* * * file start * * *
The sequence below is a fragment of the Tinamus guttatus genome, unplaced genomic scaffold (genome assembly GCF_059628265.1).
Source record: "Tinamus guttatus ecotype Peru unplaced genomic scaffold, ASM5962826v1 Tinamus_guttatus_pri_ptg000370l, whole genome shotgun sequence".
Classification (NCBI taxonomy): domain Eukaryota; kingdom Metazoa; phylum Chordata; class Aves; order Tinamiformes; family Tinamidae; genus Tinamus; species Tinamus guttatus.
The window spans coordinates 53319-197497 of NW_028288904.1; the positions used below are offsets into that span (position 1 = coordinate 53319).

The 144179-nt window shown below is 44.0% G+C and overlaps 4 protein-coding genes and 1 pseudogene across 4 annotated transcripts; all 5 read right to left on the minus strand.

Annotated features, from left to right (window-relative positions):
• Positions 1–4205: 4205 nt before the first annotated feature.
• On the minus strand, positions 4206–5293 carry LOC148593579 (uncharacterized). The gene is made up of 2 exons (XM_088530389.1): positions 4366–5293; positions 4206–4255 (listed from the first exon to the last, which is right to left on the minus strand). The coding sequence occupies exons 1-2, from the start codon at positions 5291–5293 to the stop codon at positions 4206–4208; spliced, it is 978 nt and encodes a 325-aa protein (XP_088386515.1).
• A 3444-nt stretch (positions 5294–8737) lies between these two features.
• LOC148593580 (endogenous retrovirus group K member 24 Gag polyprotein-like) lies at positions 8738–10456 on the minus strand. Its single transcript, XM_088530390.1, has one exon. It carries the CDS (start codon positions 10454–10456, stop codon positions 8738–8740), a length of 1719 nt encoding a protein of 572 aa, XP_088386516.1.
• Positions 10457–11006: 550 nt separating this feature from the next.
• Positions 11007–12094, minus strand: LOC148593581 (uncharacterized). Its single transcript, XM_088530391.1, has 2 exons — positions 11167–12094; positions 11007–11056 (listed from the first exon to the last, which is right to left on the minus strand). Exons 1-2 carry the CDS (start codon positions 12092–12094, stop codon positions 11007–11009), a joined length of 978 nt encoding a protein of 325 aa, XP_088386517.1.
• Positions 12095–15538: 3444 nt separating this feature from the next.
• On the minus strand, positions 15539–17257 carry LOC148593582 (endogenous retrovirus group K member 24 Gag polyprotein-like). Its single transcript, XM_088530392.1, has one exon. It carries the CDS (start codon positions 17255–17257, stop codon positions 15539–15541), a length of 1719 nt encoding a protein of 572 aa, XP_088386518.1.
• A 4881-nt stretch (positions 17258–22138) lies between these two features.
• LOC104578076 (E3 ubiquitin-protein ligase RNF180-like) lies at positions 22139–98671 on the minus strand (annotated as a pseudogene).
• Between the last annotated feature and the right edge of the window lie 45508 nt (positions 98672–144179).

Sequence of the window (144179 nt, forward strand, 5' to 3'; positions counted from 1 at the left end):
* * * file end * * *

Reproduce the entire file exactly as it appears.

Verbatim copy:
The sequence below is a fragment of the Tinamus guttatus genome, unplaced genomic scaffold (genome assembly GCF_059628265.1).
Source record: "Tinamus guttatus ecotype Peru unplaced genomic scaffold, ASM5962826v1 Tinamus_guttatus_pri_ptg000370l, whole genome shotgun sequence".
Classification (NCBI taxonomy): domain Eukaryota; kingdom Metazoa; phylum Chordata; class Aves; order Tinamiformes; family Tinamidae; genus Tinamus; species Tinamus guttatus.
The window spans coordinates 53319-197497 of NW_028288904.1; the positions used below are offsets into that span (position 1 = coordinate 53319).

The 144179-nt window shown below is 44.0% G+C and overlaps 4 protein-coding genes and 1 pseudogene across 4 annotated transcripts; all 5 read right to left on the minus strand.

Annotated features, from left to right (window-relative positions):
• Positions 1–4205: 4205 nt before the first annotated feature.
• On the minus strand, positions 4206–5293 carry LOC148593579 (uncharacterized). The gene is made up of 2 exons (XM_088530389.1): positions 4366–5293; positions 4206–4255 (listed from the first exon to the last, which is right to left on the minus strand). The coding sequence occupies exons 1-2, from the start codon at positions 5291–5293 to the stop codon at positions 4206–4208; spliced, it is 978 nt and encodes a 325-aa protein (XP_088386515.1).
• A 3444-nt stretch (positions 5294–8737) lies between these two features.
• LOC148593580 (endogenous retrovirus group K member 24 Gag polyprotein-like) lies at positions 8738–10456 on the minus strand. Its single transcript, XM_088530390.1, has one exon. It carries the CDS (start codon positions 10454–10456, stop codon positions 8738–8740), a length of 1719 nt encoding a protein of 572 aa, XP_088386516.1.
• Positions 10457–11006: 550 nt separating this feature from the next.
• Positions 11007–12094, minus strand: LOC148593581 (uncharacterized). Its single transcript, XM_088530391.1, has 2 exons — positions 11167–12094; positions 11007–11056 (listed from the first exon to the last, which is right to left on the minus strand). Exons 1-2 carry the CDS (start codon positions 12092–12094, stop codon positions 11007–11009), a joined length of 978 nt encoding a protein of 325 aa, XP_088386517.1.
• Positions 12095–15538: 3444 nt separating this feature from the next.
• On the minus strand, positions 15539–17257 carry LOC148593582 (endogenous retrovirus group K member 24 Gag polyprotein-like). Its single transcript, XM_088530392.1, has one exon. It carries the CDS (start codon positions 17255–17257, stop codon positions 15539–15541), a length of 1719 nt encoding a protein of 572 aa, XP_088386518.1.
• A 4881-nt stretch (positions 17258–22138) lies between these two features.
• LOC104578076 (E3 ubiquitin-protein ligase RNF180-like) lies at positions 22139–98671 on the minus strand (annotated as a pseudogene).
• Between the last annotated feature and the right edge of the window lie 45508 nt (positions 98672–144179).

Sequence of the window (144179 nt, forward strand, 5' to 3'; positions counted from 1 at the left end):